It may soon become much costlier to for Chicago residents to heat their homes. That’s because state regulators are set to greenlight a major infrastructure upgrade to the city’s deteriorating gas mains.
Peoples Gas says the project is necessary, but the Illinois attorney general says it could double natural gas bills in the next 15 years, and she is fighting to bring the cost down.
The Illinois Commerce Commission, which is the state agency that regulates utilities, could potentially give the green light to this project Tuesday. Peoples Gas, the primary natural gas utility in Chicago, has embarked on a massive infrastructure project to replace nearly all the gas mains in the city. The utility is ripping out 2,000 miles worth of old iron and steel pipes that are prone to leaking gas and replacing a lot of them with newer polyethylene pipes. It says the project could cost between $7 billion and $8 billion, and will take place over the next 20 years. But that means the costs are passed on to consumers in the form of higher gas bills.
According to an estimate from the attorney general, the average gas bill this year is around $1,200 for a residential customer. That could skyrocket to around $2,000 by 2033, and to just under $3,000 by the year 2045. Peoples Gas has a slightly more modest estimate, saying that gas bills will likely go up about 2 to 3 percent per year through the life of the project.
“I appreciate that customers have concern about their utility costs,” said Andy Hesselbach, vice president of construction for Peoples Gas. “The challenge we have is we have an old system that’s in need of replacement. It’s like a roof repair on your house. It’s not fun to replace your roof, but at some point there’s a need to replace it. And we’ve reached that point where infrastructure needs to be replaced. And there is a cost.”
The Illinois attorney general’s office is arguing before the ICC that the project should be downsized and spread out over more years to make the cost hikes about half of what they’re projected to be. They say that consumers are already paying high rates, and that the plan will really hit lower-income residents hard, especially during brutally cold months when heat is at a premium.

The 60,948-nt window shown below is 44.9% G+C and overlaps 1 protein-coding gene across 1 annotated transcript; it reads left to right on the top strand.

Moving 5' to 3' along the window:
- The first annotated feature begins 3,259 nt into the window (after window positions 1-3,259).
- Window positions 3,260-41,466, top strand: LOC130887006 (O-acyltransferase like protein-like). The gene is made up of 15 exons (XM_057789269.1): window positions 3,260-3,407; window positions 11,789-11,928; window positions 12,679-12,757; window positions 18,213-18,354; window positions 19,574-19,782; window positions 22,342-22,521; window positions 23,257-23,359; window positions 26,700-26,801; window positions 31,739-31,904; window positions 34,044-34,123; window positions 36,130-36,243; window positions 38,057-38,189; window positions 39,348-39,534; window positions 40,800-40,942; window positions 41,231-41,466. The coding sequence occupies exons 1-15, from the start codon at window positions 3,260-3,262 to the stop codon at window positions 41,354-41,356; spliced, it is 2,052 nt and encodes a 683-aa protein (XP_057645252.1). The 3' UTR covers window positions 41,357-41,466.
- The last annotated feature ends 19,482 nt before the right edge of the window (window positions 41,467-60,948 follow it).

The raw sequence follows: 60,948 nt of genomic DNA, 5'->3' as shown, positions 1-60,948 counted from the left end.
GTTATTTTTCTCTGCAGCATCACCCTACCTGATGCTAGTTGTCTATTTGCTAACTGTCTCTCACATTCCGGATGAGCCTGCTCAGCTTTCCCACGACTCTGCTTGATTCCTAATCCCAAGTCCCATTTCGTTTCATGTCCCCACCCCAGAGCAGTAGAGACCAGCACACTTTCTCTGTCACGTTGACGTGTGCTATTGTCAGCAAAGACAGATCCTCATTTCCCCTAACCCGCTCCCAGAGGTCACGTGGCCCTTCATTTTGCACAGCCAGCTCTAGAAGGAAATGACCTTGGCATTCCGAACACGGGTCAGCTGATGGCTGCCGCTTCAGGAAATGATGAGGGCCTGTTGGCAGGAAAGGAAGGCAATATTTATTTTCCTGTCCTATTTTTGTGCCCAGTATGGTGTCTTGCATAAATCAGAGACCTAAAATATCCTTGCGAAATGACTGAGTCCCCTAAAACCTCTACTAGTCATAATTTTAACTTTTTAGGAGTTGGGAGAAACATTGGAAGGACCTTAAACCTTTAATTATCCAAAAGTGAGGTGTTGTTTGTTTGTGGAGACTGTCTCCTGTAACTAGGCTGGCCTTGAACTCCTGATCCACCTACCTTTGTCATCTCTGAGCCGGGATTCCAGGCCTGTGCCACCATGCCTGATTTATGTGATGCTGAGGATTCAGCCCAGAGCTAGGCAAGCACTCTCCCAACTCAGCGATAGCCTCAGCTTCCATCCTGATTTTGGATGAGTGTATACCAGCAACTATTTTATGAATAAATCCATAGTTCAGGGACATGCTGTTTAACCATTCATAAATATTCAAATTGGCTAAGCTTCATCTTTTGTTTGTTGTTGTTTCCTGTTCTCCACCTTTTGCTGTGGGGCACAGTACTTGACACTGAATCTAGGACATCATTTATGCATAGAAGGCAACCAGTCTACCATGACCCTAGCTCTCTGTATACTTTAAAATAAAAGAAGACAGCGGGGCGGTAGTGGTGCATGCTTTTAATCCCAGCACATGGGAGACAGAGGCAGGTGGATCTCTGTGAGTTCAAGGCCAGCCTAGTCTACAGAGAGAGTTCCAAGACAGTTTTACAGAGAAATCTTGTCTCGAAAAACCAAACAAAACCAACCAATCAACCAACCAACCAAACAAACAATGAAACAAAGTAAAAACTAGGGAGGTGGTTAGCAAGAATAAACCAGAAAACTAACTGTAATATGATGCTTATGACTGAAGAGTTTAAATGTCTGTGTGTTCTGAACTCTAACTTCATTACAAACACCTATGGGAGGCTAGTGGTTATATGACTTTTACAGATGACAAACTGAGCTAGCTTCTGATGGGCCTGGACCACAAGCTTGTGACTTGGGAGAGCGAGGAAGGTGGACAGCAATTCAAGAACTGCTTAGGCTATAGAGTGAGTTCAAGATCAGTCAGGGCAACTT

“Peoples Gas customers pay some of the highest natural gas rates in the Midwest,” said Cara Hendrickson, chief of the attorney general’s Public Interest Division. “We are already starting at a place where they have had five rate increases over 10 years. The cost of this program will continue to increase over the life of the program. We’ve requested that the rise in prices be about half of what Peoples Gas has called for. That’s enough to improve infrastructure, but to prioritize mains that need to be replace in order to ensure the cost is more affordable to consumers.”
This project has been fraught with problems. The ICC delayed a ruling on it last year because of concerns over scope and cost, but they are likely to proceed with it now, with stipulations for more oversight of Peoples Gas. Before that, Peoples Gas was caught withholding the true price of the project and had to pay an $18 million fine to the state (this occurred while the company was being sold to its current owner, the Wisconsin Energy Corporation, which says that the problems of the past are under control).
Crews will work in 2018 on replacing gas mains in the following neighborhoods:
Portage Park, Albany Park, Bowmanville, South Edgebrook, Mayfair, Austin, Beverly, South Shore, Morgan Park and Stony Island Park.
Peoples Gas will also install all gas meters on the outside of homes and buildings, a move they say will increase safety and be less of a nuisance to customers.
All parties agree the project is needed and that costs are going up. What the utility and regulators are wrestling over is how much.
Follow Paris Schutz on Twitter: @paschutz
March 2, 2017: Why regulators are taking another look at Peoples Gas' expensive plan to overhaul its infrastructure and stick natural gas customers with the bill.
Feb. 15, 2016: The Citizens Utility Board and Illinois Attorney General Lisa Madigan have accused Peoples Gas of deliberately misleading regulators about the ballooning cost of a huge program to upgrade gas lines around Chicago.
July 28, 2015: Crain’s Chicago Business senior reporter Steve Daniels takes a closer look at the soaring cost of Peoples Gas' massive gas main replacement program and higher charges coming to Commonwealth Edison customers.